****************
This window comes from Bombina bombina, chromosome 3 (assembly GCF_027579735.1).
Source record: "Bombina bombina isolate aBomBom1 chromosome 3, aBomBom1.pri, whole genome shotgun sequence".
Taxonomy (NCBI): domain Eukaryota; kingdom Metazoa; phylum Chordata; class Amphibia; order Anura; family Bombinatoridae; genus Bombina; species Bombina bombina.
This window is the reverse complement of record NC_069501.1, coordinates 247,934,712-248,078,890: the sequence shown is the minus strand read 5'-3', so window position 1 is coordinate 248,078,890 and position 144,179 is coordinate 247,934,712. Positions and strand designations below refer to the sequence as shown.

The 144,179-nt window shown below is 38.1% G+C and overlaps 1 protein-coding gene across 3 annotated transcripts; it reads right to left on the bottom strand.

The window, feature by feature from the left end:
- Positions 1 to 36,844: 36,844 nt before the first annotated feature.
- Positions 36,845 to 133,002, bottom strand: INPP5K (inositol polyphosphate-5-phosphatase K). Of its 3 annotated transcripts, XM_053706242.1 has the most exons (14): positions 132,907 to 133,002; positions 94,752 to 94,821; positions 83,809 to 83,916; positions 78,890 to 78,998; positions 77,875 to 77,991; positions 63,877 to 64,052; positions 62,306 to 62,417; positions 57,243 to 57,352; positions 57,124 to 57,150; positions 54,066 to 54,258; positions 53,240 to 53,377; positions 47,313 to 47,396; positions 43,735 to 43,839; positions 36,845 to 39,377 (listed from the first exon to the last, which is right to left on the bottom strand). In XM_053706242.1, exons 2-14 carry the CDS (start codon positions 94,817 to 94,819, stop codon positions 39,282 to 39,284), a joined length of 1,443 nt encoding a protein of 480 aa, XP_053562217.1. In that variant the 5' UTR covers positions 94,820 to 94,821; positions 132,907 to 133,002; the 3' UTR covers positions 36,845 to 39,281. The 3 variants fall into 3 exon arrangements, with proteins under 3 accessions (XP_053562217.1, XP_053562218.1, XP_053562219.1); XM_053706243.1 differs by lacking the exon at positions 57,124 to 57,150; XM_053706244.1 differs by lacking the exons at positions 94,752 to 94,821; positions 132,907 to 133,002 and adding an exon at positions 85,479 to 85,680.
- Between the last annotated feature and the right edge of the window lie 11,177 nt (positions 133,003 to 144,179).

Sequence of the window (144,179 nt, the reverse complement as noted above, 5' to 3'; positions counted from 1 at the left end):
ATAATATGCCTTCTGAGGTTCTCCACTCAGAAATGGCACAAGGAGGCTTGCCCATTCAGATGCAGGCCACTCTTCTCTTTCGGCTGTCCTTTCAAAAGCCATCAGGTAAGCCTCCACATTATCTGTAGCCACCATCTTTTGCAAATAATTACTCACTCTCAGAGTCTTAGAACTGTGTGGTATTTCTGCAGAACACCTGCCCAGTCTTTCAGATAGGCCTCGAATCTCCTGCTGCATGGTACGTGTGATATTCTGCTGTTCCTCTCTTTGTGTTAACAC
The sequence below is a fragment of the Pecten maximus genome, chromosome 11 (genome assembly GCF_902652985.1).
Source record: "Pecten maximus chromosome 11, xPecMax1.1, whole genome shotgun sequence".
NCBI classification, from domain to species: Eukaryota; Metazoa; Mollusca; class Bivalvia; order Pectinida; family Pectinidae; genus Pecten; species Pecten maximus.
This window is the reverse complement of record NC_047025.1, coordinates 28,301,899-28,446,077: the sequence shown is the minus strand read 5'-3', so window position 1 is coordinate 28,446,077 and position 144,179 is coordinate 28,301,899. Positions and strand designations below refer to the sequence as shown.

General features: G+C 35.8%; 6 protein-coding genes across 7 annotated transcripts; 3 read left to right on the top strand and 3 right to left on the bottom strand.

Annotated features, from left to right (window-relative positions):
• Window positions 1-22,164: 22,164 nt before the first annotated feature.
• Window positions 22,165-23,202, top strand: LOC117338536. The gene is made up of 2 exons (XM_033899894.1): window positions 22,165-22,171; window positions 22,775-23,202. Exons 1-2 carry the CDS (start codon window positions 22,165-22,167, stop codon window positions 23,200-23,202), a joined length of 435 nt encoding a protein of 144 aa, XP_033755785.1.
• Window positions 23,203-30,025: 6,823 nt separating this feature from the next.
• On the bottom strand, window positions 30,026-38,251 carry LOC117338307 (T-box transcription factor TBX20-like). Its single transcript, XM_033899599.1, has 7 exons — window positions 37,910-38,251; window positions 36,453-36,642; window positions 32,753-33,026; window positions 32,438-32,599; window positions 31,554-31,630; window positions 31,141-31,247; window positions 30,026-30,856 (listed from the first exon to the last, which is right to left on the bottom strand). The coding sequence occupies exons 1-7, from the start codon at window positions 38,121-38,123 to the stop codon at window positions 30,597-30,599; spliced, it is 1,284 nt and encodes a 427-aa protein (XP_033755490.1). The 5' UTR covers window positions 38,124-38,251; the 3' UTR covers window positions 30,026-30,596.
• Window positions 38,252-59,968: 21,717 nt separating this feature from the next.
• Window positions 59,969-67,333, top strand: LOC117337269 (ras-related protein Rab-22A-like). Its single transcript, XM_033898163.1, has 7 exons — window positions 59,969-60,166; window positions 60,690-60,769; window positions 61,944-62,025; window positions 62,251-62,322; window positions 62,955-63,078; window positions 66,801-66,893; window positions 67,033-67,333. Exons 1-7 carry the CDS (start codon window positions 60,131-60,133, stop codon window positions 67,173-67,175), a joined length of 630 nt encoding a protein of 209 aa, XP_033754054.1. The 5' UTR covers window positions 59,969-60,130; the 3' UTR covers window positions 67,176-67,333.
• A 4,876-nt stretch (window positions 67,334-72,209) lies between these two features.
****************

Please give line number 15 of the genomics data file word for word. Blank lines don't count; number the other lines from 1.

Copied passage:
This window is the reverse complement of record NC_047025.1, coordinates 28,301,899-28,446,077: the sequence shown is the minus strand read 5'-3', so window position 1 is coordinate 28,446,077 and position 144,179 is coordinate 28,301,899. Positions and strand designations below refer to the sequence as shown.